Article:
Although His in 1881 and Patten in 1922 suggested that cervical flexion could play an important role in normal cardiac morphogenesis, until recently this hypothesis has been largely neglected. The purpose of this report is to present data indicating that prevention of cervical flexion leads to double outlet right ventricle (DORV), which is unrelated to any affect on neural crest cell migration. At stage 11-12, suture material was inserted into the neural tube to prevent cervical flexion. Six out of 22 experimental embryos survived until stage 38 and 5 out of 6 had DORV. Neither abnormalities of the aortico-pulmonary septum nor interruption of the aortic arch were observed at dissection. Hemodynamic studies performed at stage 18 revealed distinctive characteristics that are inconsistent with hemodynamic studies previously reported following neural crest ablation. With respect to immunohistochemical studies using neural crest associated antigen HNK-1 antibody, normal migration of neural crest cells was noted in the outflow tract in the experimental embryos at stage 22. These hemodynamic and immunohistochemical studies suggest that insertion of suture material into the neural tube at stage 11-12 does not jeopardize neural crest migration. We propose that reduction in cervical flexion increases the distance between the future aorta and the left ventricle, which prevents the transition of intracardiac flow pattern from a serial circulation to a parallel one, leaving persistence of a 'double outlet' from the right ventricle.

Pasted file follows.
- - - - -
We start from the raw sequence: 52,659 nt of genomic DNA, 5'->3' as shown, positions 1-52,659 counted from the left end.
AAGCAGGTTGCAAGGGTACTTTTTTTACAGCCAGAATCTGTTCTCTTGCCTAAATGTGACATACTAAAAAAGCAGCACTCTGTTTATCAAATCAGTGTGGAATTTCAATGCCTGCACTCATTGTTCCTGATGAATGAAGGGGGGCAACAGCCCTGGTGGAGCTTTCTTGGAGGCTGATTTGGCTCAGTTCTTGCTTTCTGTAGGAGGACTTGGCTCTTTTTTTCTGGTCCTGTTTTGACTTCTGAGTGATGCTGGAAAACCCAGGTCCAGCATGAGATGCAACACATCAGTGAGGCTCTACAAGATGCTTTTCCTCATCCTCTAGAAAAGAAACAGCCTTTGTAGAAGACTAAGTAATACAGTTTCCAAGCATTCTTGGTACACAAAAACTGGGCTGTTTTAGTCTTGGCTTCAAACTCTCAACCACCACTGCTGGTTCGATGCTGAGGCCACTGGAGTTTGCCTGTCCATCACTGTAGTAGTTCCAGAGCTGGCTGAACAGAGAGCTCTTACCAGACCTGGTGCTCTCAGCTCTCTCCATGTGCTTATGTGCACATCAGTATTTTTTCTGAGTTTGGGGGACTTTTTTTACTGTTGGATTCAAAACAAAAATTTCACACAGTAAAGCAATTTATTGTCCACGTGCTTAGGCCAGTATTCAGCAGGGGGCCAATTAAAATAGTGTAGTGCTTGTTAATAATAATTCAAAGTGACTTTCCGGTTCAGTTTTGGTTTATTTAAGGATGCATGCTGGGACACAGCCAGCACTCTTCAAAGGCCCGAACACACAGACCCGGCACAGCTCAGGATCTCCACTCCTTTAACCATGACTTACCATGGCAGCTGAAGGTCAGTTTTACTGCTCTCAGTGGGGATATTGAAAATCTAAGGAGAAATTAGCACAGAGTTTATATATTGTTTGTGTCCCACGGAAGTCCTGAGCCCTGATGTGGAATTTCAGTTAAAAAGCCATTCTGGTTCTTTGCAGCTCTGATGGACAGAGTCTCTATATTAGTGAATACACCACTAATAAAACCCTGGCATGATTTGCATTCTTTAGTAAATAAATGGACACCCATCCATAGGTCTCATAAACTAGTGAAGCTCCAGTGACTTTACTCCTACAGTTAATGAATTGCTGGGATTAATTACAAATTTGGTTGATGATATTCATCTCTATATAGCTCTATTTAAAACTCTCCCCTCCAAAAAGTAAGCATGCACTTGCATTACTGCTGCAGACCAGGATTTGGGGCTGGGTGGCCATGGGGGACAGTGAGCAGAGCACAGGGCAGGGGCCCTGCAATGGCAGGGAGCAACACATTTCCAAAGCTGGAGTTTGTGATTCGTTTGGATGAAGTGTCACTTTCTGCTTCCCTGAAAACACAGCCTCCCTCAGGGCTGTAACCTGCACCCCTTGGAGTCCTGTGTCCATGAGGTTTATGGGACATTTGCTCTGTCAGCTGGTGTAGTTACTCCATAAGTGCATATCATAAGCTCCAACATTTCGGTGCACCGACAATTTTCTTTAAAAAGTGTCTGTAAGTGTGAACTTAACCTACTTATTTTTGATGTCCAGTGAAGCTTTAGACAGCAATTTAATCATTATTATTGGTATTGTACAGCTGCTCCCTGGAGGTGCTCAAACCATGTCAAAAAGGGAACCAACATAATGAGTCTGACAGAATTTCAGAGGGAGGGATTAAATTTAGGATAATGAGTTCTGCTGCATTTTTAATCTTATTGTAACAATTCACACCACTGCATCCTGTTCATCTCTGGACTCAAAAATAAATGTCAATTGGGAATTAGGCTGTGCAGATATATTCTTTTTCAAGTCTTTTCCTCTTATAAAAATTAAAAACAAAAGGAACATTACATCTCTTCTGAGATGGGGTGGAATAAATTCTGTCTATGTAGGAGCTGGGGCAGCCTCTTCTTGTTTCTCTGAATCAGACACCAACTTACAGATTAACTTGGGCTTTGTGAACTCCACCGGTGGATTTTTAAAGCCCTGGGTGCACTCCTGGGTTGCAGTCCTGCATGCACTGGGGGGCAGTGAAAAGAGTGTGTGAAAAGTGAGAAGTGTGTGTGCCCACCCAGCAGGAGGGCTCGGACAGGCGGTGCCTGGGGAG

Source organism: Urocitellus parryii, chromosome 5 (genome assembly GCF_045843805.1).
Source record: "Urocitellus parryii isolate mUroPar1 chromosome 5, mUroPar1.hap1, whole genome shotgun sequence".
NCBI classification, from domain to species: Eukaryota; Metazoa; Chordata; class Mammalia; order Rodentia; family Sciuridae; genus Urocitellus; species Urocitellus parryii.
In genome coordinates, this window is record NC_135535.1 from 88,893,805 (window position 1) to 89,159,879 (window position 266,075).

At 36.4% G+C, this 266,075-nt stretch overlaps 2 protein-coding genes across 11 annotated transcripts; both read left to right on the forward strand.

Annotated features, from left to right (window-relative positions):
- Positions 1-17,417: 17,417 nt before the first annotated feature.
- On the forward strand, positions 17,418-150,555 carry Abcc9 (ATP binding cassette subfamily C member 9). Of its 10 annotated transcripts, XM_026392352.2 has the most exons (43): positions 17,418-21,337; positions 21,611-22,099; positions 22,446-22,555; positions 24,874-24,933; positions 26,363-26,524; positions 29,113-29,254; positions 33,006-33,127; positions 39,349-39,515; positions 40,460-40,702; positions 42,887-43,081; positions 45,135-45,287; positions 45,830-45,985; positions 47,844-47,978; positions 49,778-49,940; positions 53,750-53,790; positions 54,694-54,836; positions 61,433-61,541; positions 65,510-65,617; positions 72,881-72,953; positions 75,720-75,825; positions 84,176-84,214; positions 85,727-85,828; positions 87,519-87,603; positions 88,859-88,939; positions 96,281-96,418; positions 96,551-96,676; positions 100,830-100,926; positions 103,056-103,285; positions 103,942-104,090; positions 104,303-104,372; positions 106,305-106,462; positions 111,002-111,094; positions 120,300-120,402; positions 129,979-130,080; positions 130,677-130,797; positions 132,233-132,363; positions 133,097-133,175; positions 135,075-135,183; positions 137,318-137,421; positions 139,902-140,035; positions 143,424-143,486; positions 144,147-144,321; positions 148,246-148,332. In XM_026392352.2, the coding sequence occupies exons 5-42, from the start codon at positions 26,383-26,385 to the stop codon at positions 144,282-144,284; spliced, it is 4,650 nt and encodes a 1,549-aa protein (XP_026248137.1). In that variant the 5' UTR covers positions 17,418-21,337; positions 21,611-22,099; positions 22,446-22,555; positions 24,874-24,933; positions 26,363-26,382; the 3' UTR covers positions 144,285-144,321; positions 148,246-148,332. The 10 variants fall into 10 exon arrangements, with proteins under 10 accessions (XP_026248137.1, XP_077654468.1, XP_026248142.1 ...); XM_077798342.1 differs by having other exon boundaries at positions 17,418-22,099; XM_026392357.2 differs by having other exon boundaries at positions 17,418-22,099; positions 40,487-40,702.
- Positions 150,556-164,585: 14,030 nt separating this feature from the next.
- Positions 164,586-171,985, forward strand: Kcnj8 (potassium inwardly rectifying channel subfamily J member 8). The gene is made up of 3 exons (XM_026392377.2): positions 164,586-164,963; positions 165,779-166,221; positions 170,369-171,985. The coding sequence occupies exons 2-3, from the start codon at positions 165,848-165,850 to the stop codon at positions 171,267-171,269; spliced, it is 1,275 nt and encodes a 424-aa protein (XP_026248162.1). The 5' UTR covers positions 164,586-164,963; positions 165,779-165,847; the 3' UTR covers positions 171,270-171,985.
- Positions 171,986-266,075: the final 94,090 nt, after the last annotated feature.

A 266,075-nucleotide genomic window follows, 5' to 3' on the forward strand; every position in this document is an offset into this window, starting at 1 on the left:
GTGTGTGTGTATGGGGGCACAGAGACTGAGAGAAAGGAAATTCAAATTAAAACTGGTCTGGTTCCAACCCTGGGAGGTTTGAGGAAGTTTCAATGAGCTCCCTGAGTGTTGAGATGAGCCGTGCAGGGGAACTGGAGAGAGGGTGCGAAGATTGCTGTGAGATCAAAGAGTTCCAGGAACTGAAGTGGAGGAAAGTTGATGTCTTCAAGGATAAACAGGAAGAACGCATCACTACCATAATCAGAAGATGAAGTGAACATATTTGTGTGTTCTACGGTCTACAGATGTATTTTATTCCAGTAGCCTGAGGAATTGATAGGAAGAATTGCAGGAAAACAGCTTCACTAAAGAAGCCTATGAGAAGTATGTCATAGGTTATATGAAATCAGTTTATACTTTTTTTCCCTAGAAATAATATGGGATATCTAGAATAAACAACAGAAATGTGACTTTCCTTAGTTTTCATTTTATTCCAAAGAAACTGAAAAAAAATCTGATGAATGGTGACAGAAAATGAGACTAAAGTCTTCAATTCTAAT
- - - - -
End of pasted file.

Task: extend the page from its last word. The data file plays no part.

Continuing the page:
|Number of pages||10|
|Publication status||Published - 1996 Sep 1|
ASJC Scopus subject areas
- Developmental Biology
- Health, Toxicology and Mutagenesis